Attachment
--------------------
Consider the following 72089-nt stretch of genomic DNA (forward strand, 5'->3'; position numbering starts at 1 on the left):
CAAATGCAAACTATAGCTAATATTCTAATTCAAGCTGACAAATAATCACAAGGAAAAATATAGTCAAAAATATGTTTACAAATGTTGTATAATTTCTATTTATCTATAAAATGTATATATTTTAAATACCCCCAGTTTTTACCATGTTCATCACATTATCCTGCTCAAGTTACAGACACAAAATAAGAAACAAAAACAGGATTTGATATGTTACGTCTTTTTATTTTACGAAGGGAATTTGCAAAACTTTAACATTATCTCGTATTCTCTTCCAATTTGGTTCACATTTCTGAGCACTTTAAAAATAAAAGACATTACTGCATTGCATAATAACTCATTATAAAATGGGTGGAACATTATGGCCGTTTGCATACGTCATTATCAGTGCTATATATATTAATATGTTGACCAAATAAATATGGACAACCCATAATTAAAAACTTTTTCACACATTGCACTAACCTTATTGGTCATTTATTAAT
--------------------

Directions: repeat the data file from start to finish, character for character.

Consider the following 72089-nt stretch of genomic DNA (forward strand, 5'->3'; position numbering starts at 1 on the left):
CAAATGCAAACTATAGCTAATATTCTAATTCAAGCTGACAAATAATCACAAGGAAAAATATAGTCAAAAATATGTTTACAAATGTTGTATAATTTCTATTTATCTATAAAATGTATATATTTTAAATACCCCCAGTTTTTACCATGTTCATCACATTATCCTGCTCAAGTTACAGACACAAAATAAGAAACAAAAACAGGATTTGATATGTTACGTCTTTTTATTTTACGAAGGGAATTTGCAAAACTTTAACATTATCTCGTATTCTCTTCCAATTTGGTTCACATTTCTGAGCACTTTAAAAATAAAAGACATTACTGCATTGCATAATAACTCATTATAAAATGGGTGGAACATTATGGCCGTTTGCATACGTCATTATCAGTGCTATATATATTAATATGTTGACCAAATAAATATGGACAACCCATAATTAAAAACTTTTTCACACATTGCACTAACCTTATTGGTCATTTATTAAT